It can be a fine balance to manage your debt – car payments, mortgages, credit cards, loans you’ve taken out etc. But there are serious consequences if you don’t – from arrears interest to legal action, as well as struggling to get more credit in the future. Your best defence is to be well informed and in the know about the consequences and how to avoid them. Here are a few tips to get you started:
Budgeting carefully for your account payments is very important. Luxuries and extras like eating out, airtime and clothes are things you can live without or at least cut down on.
Do you find yourself running out of money before the end of the month? It’s not a fun situation to be in, but how you react to it could make the difference to what you have to deal with later. How about a mindset shift like “spend less” rather than “borrow more”?
Buying on credit, although a seemingly easy and obvious route to go to avoid running out of money, is not something you should make a habit of. It’s wiser to avoid using credit for non-essentials if you know you’re going to have a tough time paying it back or you’ll find yourself caught in an infinite payback loop. Credit should be respected. Ideally it should be there to help you in emergencies or to make money you know you’ll have later available now.
All or nothing?
If you’re using your entire credit limit every month and aren’t paying off what’s owing in full at the end of each month, this is a warning sign that debt is getting a hold on you. You’re leaving yourself short if you have an emergency and this has a negative impact on your credit score.
You be the boss of your credit card.
You don’t have to pay everything you owe to keep your credit card in good standing. However, you must at least make the minimum monthly payment on time, each month. But remember that you’ll pay interest on your outstanding balance and the amount you owe just keeps increasing every month. Think about it like this, the money you’re paying on interest is money you could’ve been spending on yourself.
On the other hand, if you pay the full amount outstanding on your credit card within the interest-free period you generally aren’t charged interest. It may be easier said than done, but perhaps this could be the ultimate goal that you should strive for?
Recognise the best of enemies: Arrears and your credit score
If you miss a single month’s payment, you’re in arrears. It’s that simple.
Your credit provider can charge you arrear interest, which is interest that is charged on the arrear amount, and other costs such as default administration charges. It’s bad news and missing a payment just ends up costing you more money and stress.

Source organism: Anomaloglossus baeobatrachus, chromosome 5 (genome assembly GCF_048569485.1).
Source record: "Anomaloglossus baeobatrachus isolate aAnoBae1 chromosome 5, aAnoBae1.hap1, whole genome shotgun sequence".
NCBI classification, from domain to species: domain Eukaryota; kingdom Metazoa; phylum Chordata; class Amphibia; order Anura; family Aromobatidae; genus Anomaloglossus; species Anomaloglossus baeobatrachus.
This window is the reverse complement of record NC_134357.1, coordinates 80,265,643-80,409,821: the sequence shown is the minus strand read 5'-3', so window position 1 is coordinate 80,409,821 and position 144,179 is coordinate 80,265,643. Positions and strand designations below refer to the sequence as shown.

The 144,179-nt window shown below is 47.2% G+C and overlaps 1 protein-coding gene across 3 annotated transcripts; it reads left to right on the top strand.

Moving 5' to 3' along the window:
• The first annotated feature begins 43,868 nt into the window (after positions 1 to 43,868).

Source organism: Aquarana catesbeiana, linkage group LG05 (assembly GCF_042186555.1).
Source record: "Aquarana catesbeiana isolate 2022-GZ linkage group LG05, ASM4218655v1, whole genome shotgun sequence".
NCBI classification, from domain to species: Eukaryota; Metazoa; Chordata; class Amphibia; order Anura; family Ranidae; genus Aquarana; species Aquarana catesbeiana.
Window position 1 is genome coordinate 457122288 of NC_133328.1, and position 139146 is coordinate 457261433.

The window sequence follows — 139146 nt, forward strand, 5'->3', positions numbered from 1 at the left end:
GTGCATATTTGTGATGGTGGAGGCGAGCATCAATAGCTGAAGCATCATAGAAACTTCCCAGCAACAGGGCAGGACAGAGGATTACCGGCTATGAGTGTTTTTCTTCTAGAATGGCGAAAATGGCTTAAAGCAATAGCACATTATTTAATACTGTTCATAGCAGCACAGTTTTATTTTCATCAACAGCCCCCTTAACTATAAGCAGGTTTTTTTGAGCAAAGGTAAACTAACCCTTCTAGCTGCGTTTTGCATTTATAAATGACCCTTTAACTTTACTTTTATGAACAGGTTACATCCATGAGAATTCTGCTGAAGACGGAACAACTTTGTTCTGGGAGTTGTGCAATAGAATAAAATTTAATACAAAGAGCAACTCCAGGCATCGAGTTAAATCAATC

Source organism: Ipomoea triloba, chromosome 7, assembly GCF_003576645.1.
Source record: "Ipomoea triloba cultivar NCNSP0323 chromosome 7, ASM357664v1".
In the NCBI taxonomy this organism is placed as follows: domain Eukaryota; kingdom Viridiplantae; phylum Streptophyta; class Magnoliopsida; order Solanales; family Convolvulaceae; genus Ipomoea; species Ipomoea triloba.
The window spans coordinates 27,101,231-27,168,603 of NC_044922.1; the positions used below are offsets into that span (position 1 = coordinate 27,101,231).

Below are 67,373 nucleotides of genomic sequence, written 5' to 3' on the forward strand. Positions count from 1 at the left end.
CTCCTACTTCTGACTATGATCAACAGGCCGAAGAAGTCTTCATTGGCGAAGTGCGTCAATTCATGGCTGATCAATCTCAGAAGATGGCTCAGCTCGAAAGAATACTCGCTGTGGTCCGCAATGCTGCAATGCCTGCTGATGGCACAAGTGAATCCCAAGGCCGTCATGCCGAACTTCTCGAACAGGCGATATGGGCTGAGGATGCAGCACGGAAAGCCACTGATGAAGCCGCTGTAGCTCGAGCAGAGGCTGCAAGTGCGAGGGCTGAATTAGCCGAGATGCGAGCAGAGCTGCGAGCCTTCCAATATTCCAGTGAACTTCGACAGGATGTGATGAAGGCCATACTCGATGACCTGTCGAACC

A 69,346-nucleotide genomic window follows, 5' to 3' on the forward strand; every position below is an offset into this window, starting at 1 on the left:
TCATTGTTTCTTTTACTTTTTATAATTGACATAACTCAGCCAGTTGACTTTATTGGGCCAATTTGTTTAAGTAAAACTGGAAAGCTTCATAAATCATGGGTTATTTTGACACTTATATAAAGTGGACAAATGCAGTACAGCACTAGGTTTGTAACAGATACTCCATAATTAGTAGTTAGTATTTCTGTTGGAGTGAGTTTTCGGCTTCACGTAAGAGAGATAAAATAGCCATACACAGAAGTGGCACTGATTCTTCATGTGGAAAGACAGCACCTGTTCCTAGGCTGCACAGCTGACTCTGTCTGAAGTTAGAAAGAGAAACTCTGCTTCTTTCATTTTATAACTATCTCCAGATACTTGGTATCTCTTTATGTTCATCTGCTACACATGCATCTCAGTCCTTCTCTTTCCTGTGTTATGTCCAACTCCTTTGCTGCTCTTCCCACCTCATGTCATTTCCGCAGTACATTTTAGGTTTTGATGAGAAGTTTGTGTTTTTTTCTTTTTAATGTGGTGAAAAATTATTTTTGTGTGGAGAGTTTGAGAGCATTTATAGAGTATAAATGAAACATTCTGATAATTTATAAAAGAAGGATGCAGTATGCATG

On top of that, being in arrears is also bad for your credit score. Even paying one day late counts as a late payment and shows on your credit record. If in future, you apply for credit, a credit provider will look at this and it will influence their decision on whether or not to approve your application.
When the going gets rough, ask for help
According to the National Credit Act, credit providers are not allowed to take your ID book/passport if you don’t pay your debt. However, they can take legal action against you.
Ignoring a debt problem only makes it worse because interest and other charges keep adding up. Also, borrowing money to pay off debt tends to get you further into debt because of even more interest payments.
So, if you are unable to make your payments, ask for help from your credit provider by discussing the possibility of a new payment plan. A payment arrangement won’t make your debt go away, but it will give you a more affordable payment plan that’ll be more manageable for you.
You have the option of voluntary surrender, which is when you give the asset back and the credit provider sells it so you only pay what’s left of your debt. You can also apply for debt review, where you’re declared over-indebted and your debt is restructured into affordable monthly payments.
Adulting is hard work and has its fair share of stress. However, being in the know and making conscious choices when it comes to managing debt can make the difference between an adulting nightmare and an adulting achievement.